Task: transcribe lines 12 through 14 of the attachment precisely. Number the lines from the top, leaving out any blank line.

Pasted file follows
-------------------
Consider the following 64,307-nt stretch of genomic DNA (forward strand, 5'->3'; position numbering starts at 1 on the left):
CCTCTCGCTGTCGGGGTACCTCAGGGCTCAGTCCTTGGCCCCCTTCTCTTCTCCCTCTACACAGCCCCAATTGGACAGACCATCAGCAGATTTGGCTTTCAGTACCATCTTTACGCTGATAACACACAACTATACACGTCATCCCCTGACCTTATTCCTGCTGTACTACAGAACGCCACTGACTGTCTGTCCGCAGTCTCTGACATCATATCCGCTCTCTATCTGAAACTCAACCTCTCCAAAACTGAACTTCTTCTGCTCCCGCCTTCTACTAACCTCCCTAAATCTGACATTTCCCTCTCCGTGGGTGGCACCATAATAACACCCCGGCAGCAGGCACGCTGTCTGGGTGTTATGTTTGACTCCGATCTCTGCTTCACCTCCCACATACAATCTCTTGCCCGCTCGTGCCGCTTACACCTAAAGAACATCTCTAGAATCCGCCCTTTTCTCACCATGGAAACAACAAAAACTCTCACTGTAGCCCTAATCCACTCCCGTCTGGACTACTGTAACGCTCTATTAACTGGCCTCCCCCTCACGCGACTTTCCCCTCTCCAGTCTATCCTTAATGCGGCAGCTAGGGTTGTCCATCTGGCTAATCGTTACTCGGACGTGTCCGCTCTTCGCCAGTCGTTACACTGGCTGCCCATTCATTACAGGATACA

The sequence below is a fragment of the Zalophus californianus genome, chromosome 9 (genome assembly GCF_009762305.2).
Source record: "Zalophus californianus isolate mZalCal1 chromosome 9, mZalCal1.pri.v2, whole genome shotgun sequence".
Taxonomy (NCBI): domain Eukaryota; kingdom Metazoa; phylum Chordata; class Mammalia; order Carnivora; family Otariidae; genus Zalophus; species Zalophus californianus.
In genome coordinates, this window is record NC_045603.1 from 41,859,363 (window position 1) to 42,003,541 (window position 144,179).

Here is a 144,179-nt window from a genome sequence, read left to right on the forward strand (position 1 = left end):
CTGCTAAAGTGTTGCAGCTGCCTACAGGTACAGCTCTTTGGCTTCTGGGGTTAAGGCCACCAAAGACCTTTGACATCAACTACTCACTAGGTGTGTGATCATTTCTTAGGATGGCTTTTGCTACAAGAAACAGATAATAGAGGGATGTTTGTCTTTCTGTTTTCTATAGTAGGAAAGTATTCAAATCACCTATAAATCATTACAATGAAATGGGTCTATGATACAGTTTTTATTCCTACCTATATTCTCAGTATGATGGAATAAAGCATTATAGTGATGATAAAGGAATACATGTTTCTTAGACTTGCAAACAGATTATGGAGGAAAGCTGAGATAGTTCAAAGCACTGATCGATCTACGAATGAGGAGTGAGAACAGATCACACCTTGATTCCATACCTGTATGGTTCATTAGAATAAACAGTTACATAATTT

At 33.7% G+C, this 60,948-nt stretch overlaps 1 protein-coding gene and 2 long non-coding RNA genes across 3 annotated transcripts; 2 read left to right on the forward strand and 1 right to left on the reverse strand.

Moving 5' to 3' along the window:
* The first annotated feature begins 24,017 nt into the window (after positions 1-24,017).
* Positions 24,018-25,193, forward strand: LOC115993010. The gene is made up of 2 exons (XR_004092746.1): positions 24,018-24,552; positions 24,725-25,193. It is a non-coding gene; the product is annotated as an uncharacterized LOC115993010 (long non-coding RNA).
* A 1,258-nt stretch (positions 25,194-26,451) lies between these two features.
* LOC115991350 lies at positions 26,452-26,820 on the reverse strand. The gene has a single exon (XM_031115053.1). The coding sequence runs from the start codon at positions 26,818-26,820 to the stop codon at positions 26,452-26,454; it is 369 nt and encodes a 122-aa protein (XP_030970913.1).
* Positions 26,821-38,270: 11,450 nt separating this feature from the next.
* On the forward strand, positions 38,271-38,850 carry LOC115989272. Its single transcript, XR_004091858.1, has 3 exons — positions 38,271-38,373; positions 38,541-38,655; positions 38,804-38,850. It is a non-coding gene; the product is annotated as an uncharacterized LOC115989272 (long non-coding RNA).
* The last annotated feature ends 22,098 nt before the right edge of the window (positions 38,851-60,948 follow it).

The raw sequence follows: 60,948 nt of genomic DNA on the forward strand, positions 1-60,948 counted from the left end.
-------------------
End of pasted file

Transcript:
* Positions 24,018-25,193, forward strand: LOC115993010. The gene is made up of 2 exons (XR_004092746.1): positions 24,018-24,552; positions 24,725-25,193. It is a non-coding gene; the product is annotated as an uncharacterized LOC115993010 (long non-coding RNA).
* A 1,258-nt stretch (positions 25,194-26,451) lies between these two features.
* LOC115991350 lies at positions 26,452-26,820 on the reverse strand. The gene has a single exon (XM_031115053.1). The coding sequence runs from the start codon at positions 26,818-26,820 to the stop codon at positions 26,452-26,454; it is 369 nt and encodes a 122-aa protein (XP_030970913.1).